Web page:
SINCE THE PUBLICATION of the first volume of my memoirs, I have found myself the subject of more notoriety than I had ever known or might have anticipated. I cannot register a complaint or a lament, for any man who chooses to place himself in public sight has no reason to regret such attentions. Rather, he must be grateful if the public chooses to cast its fickle gaze in his direction, a truth to which the countless volumes languishing in the scribbler’s perdition of obscurity can testify.
I will be frank and say that I have been gratified by the warmth with which readers responded to the accounts of my early years, yet I have been surprised too—surprised by people who read a few lines of my thoughts and consider themselves near friends, free to speak their minds to me. And while I shall not find fault with someone who has read my words so closely that he wishes to makes observations on them, I confess I have been confounded by the number of people who believe they may comment with impunity on any aspect of my life without a moment’s regard to custom or propriety.
Some months after publishing my little volume I sat at a supper gathering, speaking of a particularly noxious criminal I intended to bring to justice. A young spark, on whom I had never before set eyes, turned to me and said that this fellow had better be careful, lest he meet the same end as Walter Yate. Here he simpered, as though he and I shared a secret.
My amazement was such that I did not say a word. I had not thought about Walter Yate in some time, and I had no idea that his name had retained any currency after so many years. But I was to discover that, while I had not contemplated this poor fellow, others had. Not a fortnight later another man, also a stranger, commented on a difficulty I faced by saying I should manage that affair in the same fashion that I had managed my business with Walter Yate. He said the name with a sly nod and a wink, as though, because he had uttered this shibboleth, he and I were now jolly co-conspirators.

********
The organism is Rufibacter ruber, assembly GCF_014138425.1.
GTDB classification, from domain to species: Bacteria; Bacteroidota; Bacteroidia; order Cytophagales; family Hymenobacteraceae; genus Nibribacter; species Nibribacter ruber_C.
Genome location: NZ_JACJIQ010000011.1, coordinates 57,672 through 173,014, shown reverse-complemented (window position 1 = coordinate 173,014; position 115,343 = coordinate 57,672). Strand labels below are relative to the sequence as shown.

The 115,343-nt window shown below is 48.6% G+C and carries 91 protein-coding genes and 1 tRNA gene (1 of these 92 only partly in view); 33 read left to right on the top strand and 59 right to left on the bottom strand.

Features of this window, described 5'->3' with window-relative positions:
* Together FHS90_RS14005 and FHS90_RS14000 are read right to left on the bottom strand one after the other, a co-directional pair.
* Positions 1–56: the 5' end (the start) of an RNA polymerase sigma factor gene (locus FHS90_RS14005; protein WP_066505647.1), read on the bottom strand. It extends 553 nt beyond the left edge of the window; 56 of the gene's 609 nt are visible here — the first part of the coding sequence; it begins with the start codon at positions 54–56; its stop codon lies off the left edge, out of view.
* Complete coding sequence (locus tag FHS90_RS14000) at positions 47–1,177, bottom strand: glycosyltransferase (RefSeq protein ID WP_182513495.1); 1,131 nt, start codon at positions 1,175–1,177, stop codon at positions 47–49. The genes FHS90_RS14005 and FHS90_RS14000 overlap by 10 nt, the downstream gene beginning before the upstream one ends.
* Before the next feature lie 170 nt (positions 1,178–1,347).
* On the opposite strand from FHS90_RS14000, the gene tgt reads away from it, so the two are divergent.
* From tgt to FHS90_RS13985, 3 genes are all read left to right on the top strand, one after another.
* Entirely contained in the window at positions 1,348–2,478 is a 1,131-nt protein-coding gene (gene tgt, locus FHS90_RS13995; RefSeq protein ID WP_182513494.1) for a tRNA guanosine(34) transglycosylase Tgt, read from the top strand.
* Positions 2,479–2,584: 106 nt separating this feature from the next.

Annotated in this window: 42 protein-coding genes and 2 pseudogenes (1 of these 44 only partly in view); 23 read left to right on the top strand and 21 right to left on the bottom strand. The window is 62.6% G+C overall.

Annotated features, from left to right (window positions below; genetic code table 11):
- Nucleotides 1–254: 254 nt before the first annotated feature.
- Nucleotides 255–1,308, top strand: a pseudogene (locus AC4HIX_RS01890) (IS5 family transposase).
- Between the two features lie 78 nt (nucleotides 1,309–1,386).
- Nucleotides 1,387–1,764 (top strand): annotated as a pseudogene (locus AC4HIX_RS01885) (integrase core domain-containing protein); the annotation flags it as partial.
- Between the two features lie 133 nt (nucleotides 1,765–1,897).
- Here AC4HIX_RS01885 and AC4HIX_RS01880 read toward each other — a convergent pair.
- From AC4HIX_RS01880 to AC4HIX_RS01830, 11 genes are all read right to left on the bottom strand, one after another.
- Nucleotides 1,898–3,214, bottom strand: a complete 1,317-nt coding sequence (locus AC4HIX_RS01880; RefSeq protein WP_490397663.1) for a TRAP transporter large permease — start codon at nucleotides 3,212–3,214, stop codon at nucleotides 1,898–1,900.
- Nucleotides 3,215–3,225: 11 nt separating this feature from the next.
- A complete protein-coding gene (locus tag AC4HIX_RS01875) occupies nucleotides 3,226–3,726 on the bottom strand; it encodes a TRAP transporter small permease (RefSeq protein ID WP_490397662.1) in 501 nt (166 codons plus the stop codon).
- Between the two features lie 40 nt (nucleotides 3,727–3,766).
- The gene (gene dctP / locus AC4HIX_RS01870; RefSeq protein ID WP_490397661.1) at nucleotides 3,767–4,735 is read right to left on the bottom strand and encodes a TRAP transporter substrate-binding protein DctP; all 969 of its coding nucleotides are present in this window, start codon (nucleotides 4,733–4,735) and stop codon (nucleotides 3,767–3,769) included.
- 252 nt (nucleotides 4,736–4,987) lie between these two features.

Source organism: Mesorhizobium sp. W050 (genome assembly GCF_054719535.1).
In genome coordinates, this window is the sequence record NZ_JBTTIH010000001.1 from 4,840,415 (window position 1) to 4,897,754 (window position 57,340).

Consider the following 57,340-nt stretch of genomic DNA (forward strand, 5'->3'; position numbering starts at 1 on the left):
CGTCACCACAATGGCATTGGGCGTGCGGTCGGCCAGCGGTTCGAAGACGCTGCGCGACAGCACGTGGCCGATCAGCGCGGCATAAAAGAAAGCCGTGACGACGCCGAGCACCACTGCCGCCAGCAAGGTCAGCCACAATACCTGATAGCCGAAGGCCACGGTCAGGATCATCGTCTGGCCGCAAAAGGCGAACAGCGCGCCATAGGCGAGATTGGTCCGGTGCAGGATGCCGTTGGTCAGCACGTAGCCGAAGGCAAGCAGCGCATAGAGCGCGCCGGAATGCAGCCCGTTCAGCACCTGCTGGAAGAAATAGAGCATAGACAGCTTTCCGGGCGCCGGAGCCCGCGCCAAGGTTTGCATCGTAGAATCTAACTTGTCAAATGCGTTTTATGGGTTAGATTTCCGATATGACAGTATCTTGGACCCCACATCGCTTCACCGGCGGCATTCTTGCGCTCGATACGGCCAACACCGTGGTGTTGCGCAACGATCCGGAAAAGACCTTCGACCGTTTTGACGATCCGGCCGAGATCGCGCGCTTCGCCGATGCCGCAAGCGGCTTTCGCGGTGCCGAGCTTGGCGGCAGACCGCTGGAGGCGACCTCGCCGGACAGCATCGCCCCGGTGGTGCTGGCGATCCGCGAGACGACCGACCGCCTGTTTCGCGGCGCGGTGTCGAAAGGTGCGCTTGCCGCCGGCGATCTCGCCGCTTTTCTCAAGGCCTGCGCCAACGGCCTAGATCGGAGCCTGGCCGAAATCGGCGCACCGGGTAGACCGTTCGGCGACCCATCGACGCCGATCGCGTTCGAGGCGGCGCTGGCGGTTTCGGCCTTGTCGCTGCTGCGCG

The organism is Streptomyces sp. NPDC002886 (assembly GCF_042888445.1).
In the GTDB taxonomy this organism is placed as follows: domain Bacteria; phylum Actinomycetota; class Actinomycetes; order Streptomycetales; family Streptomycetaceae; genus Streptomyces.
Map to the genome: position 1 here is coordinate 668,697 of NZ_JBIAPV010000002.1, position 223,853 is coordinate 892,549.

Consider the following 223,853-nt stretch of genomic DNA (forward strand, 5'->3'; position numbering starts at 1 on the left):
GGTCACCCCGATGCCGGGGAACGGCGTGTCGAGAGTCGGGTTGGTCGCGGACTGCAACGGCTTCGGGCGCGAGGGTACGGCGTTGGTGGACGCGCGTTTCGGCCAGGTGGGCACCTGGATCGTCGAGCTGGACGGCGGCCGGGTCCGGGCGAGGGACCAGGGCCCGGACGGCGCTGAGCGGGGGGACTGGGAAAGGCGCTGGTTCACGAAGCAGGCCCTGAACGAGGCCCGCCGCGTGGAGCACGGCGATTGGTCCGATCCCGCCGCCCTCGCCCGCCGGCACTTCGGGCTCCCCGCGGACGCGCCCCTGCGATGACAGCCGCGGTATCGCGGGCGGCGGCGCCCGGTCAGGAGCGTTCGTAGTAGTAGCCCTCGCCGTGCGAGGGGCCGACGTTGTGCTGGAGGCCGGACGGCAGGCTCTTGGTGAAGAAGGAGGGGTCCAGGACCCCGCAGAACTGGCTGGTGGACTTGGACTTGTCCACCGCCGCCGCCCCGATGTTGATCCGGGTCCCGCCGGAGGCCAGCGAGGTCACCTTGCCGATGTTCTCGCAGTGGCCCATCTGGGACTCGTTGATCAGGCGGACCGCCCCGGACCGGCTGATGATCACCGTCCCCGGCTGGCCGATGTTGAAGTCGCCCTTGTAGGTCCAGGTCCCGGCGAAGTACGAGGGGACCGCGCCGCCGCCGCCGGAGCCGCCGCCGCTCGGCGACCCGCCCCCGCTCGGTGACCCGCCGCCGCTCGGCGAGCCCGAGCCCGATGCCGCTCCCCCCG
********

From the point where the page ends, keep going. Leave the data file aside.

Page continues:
It does not offend me that these men chose to reference incidents from my past. It does, however, perplex me that they should feel at liberty to speak of something they do not understand. I cannot fully express my bewilderment that such people, believing what they do about this incident, should mention it to me at all, let alone with more than a dash of good cheer. Does one go to a raree show and make light with the tigers regarding their fangs?
I have therefore decided that I must pen another volume of memoirs, if for no other reason than to disabuse the world of its ideas concerning this chapter of my history. I wish no more to hear the name Walter Yate spoken in naughty and secretive tones. This man, to the best of my knowledge, did nothing to deserve becoming the subject of a private titter. Therefore, I shall say now, truthfully and definitively, that I did not act violently upon Mr. Yate—let alone with the most definitive violence—something which, I have discovered, the world generally believes. Further, if I may disabuse the public of ano
Walter Yate died, beaten in the head with an iron bar, only six days before the meeting of the King’s Bench, so I had mercifully little time after my arrest to reflect on my condition while awaiting trial. I will be honest: I might have put that time to better use, but not once did I believe, truly believe, that I would be convicted for a crime I had not committed—the murder of a man of whom I had scarcely heard before his death. I ought to have believed it, but I did not.
So great was my confidence that I often found myself hardly even listening to the words spoken at my own trial. Instead, I looked out at the mob packed into the open-air courtroom. It rained a fine mist that day, and there was a considerable chill in the February air, but the crowds came anyway, crammed onto the rough and splintering benches, hunched against the wet, to watch the proceedings, which had attracted some attention in the newspapers. The spectators sat eating their oranges and apples and little mutton pastries, smoking their pipes and taking snuff. They pissed in pots in the corners and threw their oyster shells at the feet of the jury. They murmured and cheered and shook their heads as though it were all an enormous puppet show staged for their amusement.